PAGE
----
First of all.... I am audiologist so pease listen up
I don't see anything in your suposed test results and diagnosis to really verify a hearing loss.
I don't even know if the tests were done correctly, (your explantion of your childs situation, "inner bones" certainly indicates that) and to add insult to inury, a lot of ENTs do not hire audiologists in order to cut costs. It is technically legal to do this, but it sure is not the smart thing to do. Audiologist have at least 6 years of college under their belt and a lot of them have 8 years and sport a doctorate degree.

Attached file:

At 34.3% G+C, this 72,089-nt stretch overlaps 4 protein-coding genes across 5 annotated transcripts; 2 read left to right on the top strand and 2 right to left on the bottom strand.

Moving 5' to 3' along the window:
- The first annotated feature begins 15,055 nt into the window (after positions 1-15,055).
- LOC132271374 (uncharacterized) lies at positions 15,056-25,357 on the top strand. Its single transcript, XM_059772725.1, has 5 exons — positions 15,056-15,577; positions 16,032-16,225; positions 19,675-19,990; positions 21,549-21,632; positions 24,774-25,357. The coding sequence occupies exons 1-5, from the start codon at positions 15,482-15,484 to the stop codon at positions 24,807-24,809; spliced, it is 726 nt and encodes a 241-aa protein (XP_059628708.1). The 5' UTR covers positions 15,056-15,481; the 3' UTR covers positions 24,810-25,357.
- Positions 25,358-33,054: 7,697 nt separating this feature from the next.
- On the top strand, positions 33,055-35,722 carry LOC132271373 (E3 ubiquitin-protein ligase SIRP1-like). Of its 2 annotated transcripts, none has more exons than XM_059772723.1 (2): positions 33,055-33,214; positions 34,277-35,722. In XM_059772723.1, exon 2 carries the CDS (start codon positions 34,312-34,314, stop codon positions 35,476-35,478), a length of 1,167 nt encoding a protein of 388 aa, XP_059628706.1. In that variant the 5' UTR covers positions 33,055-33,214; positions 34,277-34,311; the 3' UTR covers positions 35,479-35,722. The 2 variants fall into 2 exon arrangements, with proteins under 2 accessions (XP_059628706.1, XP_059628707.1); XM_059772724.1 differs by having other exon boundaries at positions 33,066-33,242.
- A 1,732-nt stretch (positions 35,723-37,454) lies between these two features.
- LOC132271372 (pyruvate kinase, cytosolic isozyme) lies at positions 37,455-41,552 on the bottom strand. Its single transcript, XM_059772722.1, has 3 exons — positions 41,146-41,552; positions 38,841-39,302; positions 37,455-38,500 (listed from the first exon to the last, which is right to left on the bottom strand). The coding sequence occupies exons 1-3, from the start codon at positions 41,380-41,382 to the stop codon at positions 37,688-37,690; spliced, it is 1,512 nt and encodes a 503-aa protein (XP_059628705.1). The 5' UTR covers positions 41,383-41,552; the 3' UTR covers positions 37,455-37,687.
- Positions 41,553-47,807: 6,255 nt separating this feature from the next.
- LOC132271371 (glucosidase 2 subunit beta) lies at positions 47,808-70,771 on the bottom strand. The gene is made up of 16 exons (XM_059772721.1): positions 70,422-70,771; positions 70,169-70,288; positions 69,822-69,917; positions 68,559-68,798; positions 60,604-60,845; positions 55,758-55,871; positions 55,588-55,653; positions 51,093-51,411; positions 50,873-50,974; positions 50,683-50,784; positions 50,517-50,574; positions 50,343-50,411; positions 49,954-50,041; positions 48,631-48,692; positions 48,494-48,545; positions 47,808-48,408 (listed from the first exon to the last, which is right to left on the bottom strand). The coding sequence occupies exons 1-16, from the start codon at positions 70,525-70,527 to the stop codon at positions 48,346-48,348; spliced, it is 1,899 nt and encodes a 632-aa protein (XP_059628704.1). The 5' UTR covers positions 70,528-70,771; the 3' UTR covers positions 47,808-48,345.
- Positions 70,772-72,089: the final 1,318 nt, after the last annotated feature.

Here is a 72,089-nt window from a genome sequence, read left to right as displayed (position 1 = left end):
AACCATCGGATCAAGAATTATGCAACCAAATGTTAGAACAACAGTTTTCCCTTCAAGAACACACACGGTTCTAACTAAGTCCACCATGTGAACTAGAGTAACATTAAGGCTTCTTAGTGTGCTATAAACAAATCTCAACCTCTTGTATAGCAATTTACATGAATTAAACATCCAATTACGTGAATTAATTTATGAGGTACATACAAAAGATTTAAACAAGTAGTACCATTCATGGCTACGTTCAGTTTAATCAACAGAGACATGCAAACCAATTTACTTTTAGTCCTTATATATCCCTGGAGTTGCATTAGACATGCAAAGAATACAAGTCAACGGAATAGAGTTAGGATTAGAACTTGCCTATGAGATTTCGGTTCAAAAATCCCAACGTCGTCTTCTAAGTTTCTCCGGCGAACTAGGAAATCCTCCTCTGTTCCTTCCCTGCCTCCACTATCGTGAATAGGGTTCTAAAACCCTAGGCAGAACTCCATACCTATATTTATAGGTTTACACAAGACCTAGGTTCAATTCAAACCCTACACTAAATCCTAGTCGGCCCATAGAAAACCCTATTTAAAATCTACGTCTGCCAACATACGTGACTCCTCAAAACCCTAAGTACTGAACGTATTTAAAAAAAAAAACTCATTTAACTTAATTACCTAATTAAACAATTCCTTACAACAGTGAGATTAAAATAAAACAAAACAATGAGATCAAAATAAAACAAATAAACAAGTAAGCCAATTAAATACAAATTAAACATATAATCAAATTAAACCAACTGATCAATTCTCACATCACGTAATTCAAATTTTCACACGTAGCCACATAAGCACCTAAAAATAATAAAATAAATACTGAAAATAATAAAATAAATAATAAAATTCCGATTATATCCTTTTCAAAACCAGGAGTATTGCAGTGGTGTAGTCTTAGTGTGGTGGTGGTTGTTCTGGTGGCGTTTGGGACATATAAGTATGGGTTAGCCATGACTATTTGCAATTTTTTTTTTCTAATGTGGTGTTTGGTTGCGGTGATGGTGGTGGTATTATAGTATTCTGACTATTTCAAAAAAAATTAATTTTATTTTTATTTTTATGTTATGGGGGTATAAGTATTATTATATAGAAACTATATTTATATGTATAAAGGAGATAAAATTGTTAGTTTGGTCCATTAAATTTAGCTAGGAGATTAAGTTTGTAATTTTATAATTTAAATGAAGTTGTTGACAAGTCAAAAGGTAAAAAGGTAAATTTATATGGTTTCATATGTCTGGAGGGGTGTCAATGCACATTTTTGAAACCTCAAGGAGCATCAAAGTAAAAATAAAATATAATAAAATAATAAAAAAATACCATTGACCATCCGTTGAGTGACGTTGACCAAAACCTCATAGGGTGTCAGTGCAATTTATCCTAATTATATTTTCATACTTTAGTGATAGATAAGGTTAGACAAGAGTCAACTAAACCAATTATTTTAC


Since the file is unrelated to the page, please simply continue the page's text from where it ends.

That said, here is what you need to do.
Seek a second opinion & make sure that the "audiologist" is an audiologist before going to the ENT.
You need to have the following tests done
1) Tympanometry: This will tell you your child's middle ear status and will let you know if his or her tubes are working, or if their is fluid within the ear etc
2) If Tympanometry results are normal then get OAE diagnostic testing done
If all the above is normal, you are done, and my guess is they will be.
If not do some further testing and be sure to get an ASSR and not just an ABR
All the above tests mentioned are objective and thus rule out any issues of possibly non compliant children etc.
If your child does have a hearing loss, the actual degree is what determines the next step. But I have got to tell you that in the world of hearing aid technology..... Whew, it has become simply awesome. Google the GnResound Dot if you want to see more, or even youtube it